Disregarding Canada’s mantra of playing a solid 60 minutes, the Russians edged Sweden in the semi-final with the reckless abandon of a troika driven by a balalaika-playing bear on New Year’s Eve. Squandering a 3-1 first-period lead was not ideal. However, Ivan Morozov’s 5-4 overtime winner was electrifying, and the Russians will look to carry that emotion over into the final.
“The only thing we’ll do [for the gold medal game] is rest and get ready for gold,” Morozov said.
The 19-year-old SKA-Neva St. Petersburg’s breakout performance with two goals against Finland shows Bragin has yet another weapon in his arsenal.
Alexander Khovanov of the QMHL’s Moncton Wildcats has been an emotional and offensive catalyst with a team-high eight points, including two game-winning goals. Grigori Denisenko, a 2019 tournament all-star, and Nikita Alexandrov are motoring along with seven points apiece. And two-year KHL veteran Alexander Romanov (CSKA Moscow), another 2019 all-star, is again among the top-scoring defenders with five points.
Russia’s goaltending is a question mark, as 17-year-old starter Yaroslav Askarov was pulled in favour of Amir Miftakhov after he gave up four Swedish goals on 20 shots. However, it was Miftakhov, a 19-year-old Ak Bars prospect, who recorded a 28-save shutout against Canada in the group stage. It wouldn’t be surprising to see him get the call again.
Going by the numbers, the Canadians’ prowess speaks for itself. They’ve dominated on the power play, clicking at 44.4 percent to Russia’s 21.8, but also quashed Finland by scoring four first-period goals at even strength. With 28 goals, they’re second only to Sweden (29).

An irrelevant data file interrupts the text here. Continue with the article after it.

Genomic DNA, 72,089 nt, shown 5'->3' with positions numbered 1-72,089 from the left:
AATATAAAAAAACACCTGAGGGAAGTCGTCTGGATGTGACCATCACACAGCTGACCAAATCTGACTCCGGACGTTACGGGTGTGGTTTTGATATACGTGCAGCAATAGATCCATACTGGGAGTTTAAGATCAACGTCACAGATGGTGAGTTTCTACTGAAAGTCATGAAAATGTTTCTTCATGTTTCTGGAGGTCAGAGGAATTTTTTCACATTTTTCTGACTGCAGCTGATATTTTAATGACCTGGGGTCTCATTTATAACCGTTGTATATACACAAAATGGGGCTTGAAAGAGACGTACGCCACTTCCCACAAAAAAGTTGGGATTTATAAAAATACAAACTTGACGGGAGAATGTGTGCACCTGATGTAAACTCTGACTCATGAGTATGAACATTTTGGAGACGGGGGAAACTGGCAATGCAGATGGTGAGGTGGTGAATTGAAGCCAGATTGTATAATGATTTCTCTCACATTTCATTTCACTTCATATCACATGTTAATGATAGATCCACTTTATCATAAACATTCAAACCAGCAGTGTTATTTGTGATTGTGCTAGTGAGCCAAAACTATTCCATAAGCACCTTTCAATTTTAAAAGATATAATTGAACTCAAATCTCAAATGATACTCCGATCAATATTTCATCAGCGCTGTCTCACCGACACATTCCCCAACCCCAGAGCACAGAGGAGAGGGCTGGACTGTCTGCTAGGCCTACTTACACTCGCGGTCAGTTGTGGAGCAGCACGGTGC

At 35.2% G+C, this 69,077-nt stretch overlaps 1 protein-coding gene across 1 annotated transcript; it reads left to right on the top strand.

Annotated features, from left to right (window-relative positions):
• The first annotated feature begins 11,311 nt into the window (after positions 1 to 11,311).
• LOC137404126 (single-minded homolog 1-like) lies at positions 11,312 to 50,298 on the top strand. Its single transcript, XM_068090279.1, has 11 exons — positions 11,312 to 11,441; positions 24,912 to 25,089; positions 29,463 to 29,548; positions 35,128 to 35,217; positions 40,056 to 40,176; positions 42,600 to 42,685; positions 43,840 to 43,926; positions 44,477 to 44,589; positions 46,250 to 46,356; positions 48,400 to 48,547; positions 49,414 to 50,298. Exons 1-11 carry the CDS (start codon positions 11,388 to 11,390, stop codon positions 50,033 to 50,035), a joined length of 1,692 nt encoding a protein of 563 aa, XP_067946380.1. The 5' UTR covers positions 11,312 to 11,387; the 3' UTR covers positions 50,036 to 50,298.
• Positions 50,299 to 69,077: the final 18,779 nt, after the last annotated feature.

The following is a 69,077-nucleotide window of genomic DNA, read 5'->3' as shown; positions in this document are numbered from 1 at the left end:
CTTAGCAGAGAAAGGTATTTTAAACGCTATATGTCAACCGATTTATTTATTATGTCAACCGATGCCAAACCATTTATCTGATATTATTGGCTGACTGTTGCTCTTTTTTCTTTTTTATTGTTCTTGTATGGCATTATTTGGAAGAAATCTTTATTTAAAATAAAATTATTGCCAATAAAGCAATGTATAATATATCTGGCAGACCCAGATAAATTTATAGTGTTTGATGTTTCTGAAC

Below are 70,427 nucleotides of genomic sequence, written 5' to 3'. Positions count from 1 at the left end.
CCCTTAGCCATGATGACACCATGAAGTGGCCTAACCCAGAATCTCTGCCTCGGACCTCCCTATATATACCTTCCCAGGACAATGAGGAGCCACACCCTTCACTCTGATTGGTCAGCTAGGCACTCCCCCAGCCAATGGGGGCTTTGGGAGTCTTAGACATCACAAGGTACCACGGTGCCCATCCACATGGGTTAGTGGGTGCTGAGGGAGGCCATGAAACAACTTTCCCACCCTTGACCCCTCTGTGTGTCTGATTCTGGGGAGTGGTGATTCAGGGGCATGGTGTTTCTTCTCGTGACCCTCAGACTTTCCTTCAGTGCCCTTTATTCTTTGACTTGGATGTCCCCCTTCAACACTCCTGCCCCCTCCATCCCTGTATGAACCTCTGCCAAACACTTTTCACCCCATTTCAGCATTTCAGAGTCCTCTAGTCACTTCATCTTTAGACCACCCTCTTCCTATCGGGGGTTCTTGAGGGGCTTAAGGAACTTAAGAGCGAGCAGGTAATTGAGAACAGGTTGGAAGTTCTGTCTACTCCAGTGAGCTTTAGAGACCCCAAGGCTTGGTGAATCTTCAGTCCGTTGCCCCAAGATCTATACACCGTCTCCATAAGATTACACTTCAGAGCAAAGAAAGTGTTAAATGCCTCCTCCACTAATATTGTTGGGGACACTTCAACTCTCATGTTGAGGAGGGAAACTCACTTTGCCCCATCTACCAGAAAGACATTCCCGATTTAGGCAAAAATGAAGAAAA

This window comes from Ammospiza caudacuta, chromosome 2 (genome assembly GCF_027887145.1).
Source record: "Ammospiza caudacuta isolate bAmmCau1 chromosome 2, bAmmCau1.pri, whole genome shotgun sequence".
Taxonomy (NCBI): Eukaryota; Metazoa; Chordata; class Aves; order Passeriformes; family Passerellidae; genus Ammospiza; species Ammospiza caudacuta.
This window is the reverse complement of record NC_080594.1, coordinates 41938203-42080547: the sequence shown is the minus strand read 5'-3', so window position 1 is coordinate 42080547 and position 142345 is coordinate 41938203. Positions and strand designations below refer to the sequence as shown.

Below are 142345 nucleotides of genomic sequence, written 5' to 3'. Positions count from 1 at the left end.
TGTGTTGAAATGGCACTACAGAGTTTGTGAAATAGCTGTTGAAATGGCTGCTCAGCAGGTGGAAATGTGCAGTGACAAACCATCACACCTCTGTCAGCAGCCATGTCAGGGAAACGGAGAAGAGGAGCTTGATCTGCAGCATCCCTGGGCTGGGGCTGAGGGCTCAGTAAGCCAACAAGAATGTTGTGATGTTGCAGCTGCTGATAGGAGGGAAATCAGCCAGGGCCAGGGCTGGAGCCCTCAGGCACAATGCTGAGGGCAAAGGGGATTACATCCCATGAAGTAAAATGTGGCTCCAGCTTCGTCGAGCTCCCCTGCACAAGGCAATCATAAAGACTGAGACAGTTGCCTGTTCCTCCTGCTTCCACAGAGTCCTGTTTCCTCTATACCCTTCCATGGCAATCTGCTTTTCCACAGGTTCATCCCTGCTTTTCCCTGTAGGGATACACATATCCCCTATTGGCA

There is scoring throughout the lineup, but potential #1 overall pick Alexis Lafreniere is putting on a show with eight points in just four games. Top-pairing defenceman Bowen Byram missed the semi-final due to illness, but Jamie Drysdale stepped up admirably in his place, and Byram is expected back for the gold medal game.
Meanwhile, goalie Joel Hofer’s confidence went up another notch with the 32-save semi-final shutout that saw him named Canada’s Player of the Game.
So will Canada get its revenge? Quite possibly, in the purest sense.
This is international hockey, and it’s a skill-first world in 2020. Revenge no longer consists of the kind of dangerous hit that Hunter, as a member of the Washington Capitals, threw on New York Islanders star Pierre Turgeon in the 1993 NHL playoffs, receiving a 21-game suspension.
The Canadian fans chanted “We want Russia!” as the clock ticked down against Finland. The two Canadian women who participated in a beer-chugging contest on the Jumbotron would undoubtedly love an even better reason to party – along with their compatriots in the stands and back home watching on TSN.
The perfect revenge simply consists of an unforgettable, toastworthy gold-medal win on Sunday. But the Russians will have something to say about that.